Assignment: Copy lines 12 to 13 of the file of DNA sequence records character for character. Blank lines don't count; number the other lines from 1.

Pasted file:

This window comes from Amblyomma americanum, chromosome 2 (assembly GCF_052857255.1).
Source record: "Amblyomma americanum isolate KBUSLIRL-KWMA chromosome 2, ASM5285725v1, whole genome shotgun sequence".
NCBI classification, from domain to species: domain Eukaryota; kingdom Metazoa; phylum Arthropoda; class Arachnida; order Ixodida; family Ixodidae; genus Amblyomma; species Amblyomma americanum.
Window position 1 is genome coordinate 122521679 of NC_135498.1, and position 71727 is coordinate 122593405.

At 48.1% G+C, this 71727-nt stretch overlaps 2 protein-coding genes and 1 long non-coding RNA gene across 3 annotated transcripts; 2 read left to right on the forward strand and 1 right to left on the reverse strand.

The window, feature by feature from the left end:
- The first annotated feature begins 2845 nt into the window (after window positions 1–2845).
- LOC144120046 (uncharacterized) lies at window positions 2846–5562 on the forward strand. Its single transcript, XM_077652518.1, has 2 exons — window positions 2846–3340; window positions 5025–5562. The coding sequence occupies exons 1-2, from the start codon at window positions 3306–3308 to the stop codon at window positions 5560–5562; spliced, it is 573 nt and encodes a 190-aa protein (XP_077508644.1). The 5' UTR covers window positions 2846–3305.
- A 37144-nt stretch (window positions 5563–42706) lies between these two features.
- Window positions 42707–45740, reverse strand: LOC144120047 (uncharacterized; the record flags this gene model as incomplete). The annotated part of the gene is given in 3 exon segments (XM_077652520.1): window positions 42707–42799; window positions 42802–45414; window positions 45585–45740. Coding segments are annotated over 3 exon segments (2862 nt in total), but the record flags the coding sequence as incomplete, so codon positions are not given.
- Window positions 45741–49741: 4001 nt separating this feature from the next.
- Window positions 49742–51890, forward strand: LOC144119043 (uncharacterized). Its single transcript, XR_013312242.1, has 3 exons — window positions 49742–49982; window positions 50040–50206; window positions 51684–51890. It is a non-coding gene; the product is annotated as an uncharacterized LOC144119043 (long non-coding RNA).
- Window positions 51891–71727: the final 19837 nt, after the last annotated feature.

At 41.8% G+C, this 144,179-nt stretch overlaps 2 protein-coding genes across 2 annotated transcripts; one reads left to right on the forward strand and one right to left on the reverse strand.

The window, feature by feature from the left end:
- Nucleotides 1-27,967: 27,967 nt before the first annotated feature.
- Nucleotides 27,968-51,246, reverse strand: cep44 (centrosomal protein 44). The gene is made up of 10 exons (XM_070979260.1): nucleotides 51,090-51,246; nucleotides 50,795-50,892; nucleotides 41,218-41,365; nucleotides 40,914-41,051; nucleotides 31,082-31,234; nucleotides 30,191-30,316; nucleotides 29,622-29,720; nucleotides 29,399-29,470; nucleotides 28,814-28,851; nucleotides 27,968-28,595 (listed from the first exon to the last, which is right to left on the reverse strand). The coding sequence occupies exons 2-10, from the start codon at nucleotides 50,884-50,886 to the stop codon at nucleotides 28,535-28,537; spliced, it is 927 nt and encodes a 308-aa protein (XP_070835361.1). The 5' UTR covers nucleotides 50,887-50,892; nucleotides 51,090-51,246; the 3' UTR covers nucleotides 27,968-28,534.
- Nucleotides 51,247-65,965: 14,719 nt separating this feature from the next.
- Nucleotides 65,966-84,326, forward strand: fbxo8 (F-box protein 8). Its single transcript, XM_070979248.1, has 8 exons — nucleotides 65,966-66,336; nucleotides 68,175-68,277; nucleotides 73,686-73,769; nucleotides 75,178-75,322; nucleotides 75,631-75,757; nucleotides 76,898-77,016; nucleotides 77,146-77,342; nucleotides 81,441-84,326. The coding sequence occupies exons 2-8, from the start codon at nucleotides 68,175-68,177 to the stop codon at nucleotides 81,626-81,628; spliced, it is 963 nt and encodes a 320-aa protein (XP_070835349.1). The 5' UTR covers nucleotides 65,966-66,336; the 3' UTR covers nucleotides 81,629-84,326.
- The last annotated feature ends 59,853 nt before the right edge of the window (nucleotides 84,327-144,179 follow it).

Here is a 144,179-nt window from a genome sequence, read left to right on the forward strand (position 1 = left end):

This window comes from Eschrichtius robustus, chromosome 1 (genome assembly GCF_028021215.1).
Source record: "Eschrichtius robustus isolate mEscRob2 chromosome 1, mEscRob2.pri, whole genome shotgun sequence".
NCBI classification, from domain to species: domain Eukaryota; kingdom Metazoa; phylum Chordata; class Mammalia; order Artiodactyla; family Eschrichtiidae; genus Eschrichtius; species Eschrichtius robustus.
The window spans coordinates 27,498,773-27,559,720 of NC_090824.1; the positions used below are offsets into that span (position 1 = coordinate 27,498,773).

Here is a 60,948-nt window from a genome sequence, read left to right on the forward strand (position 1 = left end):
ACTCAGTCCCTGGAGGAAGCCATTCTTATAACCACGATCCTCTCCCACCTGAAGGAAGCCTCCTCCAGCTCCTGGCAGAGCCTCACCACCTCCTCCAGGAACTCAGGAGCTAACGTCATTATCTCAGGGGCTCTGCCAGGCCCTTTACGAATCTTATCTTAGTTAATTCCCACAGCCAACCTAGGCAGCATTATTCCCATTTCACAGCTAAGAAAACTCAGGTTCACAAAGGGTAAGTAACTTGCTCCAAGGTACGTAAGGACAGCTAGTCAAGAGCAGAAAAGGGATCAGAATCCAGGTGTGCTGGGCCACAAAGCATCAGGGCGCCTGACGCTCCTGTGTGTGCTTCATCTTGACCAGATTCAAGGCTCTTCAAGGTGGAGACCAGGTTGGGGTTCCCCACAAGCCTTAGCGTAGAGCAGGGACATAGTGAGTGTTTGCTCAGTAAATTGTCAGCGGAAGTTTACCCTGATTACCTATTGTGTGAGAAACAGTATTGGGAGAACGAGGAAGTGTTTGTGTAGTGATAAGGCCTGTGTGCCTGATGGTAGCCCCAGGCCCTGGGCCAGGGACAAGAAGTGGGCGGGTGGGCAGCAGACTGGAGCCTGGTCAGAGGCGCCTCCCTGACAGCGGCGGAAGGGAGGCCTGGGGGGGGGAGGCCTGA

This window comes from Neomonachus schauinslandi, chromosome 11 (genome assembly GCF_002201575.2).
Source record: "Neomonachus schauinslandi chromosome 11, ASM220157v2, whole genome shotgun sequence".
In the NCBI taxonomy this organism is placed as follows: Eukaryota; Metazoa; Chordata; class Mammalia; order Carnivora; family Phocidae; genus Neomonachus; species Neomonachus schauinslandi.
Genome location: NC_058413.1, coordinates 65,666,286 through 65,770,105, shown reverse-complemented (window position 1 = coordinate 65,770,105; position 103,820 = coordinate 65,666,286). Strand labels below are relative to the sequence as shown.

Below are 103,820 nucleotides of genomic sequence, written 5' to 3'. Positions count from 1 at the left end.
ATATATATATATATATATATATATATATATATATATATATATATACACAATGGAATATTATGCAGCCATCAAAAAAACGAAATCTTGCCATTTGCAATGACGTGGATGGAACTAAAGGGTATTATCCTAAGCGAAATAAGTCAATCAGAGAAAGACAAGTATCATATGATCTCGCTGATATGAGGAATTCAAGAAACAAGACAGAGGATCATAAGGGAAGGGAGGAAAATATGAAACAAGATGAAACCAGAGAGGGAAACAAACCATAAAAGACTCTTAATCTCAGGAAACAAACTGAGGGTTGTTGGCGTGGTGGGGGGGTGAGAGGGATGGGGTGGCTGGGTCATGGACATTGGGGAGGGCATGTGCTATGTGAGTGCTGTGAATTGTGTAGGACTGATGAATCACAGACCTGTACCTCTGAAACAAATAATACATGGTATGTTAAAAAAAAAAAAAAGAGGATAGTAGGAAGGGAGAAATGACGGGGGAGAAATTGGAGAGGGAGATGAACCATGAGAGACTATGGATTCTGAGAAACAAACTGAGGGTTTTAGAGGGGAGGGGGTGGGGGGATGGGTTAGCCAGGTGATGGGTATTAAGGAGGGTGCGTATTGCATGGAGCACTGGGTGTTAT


- Window positions 49742–51890, forward strand: LOC144119043 (uncharacterized). Its single transcript, XR_013312242.1, has 3 exons — window positions 49742–49982; window positions 50040–50206; window positions 51684–51890. It is a non-coding gene; the product is annotated as an uncharacterized LOC144119043 (long non-coding RNA).
- Window positions 51891–71727: the final 19837 nt, after the last annotated feature.